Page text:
Legend Amphib: Fun-to-Fly Eyecatcher

A Legend Cub married to floats brings back basic, affordable water flying. A simple panel and an airframe diet makes the payload reasonable.

If you park a Cub on a ramp, youll soon draw a crowd. If the Cub is on floats, youll need crowd control and that, in a nutshell, describes what may be American Legends best marketing ploy.

At the U.S. Sport Aviation Expo in Sebring, Florida, last winter, Legend introduced the amphibious float version of its popular LSA Legend Cub.


By dint of sheer size, it drew a constant stream of attention-the airplane towers over the typical diminutive LSA and its one of only a small number of LSAs being sold as purpose-built amphibians. (We covered two others, the Searey and the Seamax in the August 2009 issue, both flying boats.)

While we initially thought the Legend amphib was a conversion kit available for any existing Legend, it turns out not to be. Thats not to say a Legend couldnt be fitted with floats, but the airplane we flew is a purpose-made amphib and owner Dick Parsons told us he doesnt have land gear for the airplane. (Thats an option.)

The challenge for LSAs on floats is weight. The LSA max gross for float-equipped airplanes is stretched from 1320 pounds for land planes to 1430 pounds for aircraft intended for water operation. Thats only a 110-pound delta, so obviously the float system has to be light. And so does the airplane itself.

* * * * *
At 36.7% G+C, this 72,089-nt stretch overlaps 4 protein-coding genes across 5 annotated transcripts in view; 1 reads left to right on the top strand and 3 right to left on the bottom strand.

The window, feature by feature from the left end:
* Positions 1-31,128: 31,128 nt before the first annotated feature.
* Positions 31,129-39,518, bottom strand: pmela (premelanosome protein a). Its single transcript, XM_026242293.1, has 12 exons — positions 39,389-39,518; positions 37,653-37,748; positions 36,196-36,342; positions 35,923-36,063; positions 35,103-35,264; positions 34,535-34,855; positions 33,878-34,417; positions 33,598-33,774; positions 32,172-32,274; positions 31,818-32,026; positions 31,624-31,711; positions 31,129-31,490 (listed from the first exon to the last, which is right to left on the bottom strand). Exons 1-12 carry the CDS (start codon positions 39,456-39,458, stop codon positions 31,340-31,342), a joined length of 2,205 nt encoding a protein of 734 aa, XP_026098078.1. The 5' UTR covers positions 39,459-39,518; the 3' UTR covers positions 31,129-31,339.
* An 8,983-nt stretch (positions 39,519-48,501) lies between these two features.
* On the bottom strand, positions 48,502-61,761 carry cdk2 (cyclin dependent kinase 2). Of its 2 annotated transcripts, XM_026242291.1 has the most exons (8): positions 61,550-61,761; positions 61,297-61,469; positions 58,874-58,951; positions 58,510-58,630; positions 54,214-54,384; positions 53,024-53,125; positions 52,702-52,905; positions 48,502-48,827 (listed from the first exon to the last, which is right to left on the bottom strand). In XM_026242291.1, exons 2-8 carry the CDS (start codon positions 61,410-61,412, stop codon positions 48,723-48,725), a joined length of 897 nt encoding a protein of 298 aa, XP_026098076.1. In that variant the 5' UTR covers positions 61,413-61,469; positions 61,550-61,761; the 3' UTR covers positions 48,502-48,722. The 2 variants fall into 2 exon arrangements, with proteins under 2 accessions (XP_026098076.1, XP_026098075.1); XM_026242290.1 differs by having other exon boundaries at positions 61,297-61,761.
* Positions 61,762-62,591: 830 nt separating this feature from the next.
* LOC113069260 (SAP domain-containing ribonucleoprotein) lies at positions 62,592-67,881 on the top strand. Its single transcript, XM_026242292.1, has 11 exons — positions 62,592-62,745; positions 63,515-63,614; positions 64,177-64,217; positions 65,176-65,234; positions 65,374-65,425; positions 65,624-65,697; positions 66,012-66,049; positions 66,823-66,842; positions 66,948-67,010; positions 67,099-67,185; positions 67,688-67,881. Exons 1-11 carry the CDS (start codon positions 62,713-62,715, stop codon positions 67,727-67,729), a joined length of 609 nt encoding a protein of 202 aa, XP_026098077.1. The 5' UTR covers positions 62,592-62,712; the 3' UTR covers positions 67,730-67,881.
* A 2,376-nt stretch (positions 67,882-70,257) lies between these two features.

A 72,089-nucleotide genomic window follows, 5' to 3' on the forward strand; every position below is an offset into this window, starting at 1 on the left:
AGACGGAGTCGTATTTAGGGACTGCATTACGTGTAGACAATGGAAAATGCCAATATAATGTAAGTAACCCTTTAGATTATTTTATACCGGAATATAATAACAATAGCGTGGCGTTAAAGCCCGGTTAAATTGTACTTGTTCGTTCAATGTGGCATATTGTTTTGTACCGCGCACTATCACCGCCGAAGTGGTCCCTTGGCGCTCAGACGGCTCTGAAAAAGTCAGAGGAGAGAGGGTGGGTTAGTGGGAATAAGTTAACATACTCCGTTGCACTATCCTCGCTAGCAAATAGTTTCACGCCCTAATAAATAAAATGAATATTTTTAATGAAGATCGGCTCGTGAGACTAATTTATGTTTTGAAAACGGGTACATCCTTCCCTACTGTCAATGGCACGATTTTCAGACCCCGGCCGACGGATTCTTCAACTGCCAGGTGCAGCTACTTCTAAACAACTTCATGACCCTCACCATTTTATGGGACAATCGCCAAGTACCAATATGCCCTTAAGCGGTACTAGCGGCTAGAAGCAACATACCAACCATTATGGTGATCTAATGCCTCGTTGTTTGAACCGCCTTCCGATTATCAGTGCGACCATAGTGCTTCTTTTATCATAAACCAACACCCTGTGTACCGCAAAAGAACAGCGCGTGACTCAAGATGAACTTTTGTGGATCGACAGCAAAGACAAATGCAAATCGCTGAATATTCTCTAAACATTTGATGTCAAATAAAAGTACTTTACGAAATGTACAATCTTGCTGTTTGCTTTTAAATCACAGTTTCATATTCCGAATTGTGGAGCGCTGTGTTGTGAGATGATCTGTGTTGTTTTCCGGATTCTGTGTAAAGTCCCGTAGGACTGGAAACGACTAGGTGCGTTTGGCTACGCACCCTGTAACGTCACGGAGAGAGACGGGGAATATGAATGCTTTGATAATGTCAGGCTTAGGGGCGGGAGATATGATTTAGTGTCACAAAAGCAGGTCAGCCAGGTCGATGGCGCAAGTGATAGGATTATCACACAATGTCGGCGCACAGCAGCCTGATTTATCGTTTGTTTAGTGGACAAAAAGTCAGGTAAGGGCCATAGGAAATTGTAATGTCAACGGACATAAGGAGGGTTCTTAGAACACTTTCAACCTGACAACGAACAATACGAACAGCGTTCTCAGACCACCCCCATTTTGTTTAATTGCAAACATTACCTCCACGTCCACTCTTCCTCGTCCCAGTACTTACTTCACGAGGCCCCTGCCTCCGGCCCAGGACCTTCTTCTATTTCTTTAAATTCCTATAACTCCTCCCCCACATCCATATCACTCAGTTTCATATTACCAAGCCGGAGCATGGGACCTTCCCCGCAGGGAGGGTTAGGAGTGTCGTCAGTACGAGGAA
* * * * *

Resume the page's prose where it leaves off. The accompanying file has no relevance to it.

When floats are fitted, theres an exchange weight between removing the land wheels and installing the floats, but the 1430-pound limit doesnt leave much headroom. The reality is that LSA floatplanes are likely to be flown a bit overweight, which is common practice for most light floatplanes.

For Parsons amphib, the empty weight is around 840 pounds with land gear. Remove that and add the 235-pound float rig and the total empty weight is just under the 1000-pound empty weight limit, at 998 pounds. That leaves 432 pounds of useful load and capacity for two not-too-heavy people and enough gas for a short flight. Or one person and enough fishing and camping gear for a couple of weeks.

Baumann Floats

There only a handful of companies making floats for LSAs and a couple of these companies told us they havent installed any yet. For its amphib project, Legend worked with Baumann Floats of New Richmond, Wisconsin, to develop the BF 1500 install for the Legend. These floats are also approved for the J-3 Cub, PA-11 and Taylorcraft, plus the FK-9 LSA.


Apart from being exceptionally light, the 1500 floats are typical of amphib hardware. Theyre nicely made of 6061-T6 aluminum riveted together with caulked seams for water-tightness. Each float has eight watertight compartments, each fitted with a removable cap so they can be pumped dry of any water. The float bottoms are fluted which, according to Baumann, ride smoother in the water and reduce weight by eliminating the need for cross bracing.

The main wheels hide inside the center of the floats while the front wheels are mounted on the stems. The gear itself is controlled by a Johnson bar lever to the pilots left, and there are wire flag gear indicators on the top of each float confirming gear position. You can also see the nose gear position over the top of the float. The floats have retractable water rudders, which are handy for beaching.